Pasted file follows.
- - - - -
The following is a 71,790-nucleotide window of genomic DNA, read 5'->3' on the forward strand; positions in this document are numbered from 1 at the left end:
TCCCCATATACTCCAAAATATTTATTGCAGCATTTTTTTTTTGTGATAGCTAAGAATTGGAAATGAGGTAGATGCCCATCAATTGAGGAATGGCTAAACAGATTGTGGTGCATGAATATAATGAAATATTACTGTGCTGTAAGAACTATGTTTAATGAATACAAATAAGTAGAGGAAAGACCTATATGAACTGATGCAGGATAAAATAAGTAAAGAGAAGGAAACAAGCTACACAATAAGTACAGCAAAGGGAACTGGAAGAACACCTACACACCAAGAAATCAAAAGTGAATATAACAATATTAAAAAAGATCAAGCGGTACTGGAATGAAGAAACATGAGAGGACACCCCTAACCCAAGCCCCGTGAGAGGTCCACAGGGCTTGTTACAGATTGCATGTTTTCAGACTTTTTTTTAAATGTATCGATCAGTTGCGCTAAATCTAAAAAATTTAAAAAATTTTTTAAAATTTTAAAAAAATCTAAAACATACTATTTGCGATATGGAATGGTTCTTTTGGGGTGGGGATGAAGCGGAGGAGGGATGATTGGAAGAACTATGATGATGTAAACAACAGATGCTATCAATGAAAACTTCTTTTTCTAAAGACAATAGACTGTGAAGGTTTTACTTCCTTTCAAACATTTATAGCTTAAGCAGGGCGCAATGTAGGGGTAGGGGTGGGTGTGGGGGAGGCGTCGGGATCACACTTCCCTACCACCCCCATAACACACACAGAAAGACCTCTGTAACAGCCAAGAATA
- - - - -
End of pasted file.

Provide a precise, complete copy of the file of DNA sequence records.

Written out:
The following is a 71,790-nucleotide window of genomic DNA, read 5'->3' on the forward strand; positions in this document are numbered from 1 at the left end:
TCCCCATATACTCCAAAATATTTATTGCAGCATTTTTTTTTTGTGATAGCTAAGAATTGGAAATGAGGTAGATGCCCATCAATTGAGGAATGGCTAAACAGATTGTGGTGCATGAATATAATGAAATATTACTGTGCTGTAAGAACTATGTTTAATGAATACAAATAAGTAGAGGAAAGACCTATATGAACTGATGCAGGATAAAATAAGTAAAGAGAAGGAAACAAGCTACACAATAAGTACAGCAAAGGGAACTGGAAGAACACCTACACACCAAGAAATCAAAAGTGAATATAACAATATTAAAAAAGATCAAGCGGTACTGGAATGAAGAAACATGAGAGGACACCCCTAACCCAAGCCCCGTGAGAGGTCCACAGGGCTTGTTACAGATTGCATGTTTTCAGACTTTTTTTTAAATGTATCGATCAGTTGCGCTAAATCTAAAAAATTTAAAAAATTTTTTAAAATTTTAAAAAAATCTAAAACATACTATTTGCGATATGGAATGGTTCTTTTGGGGTGGGGATGAAGCGGAGGAGGGATGATTGGAAGAACTATGATGATGTAAACAACAGATGCTATCAATGAAAACTTCTTTTTCTAAAGACAATAGACTGTGAAGGTTTTACTTCCTTTCAAACATTTATAGCTTAAGCAGGGCGCAATGTAGGGGTAGGGGTGGGTGTGGGGGAGGCGTCGGGATCACACTTCCCTACCACCCCCATAACACACACAGAAAGACCTCTGTAACAGCCAAGAATA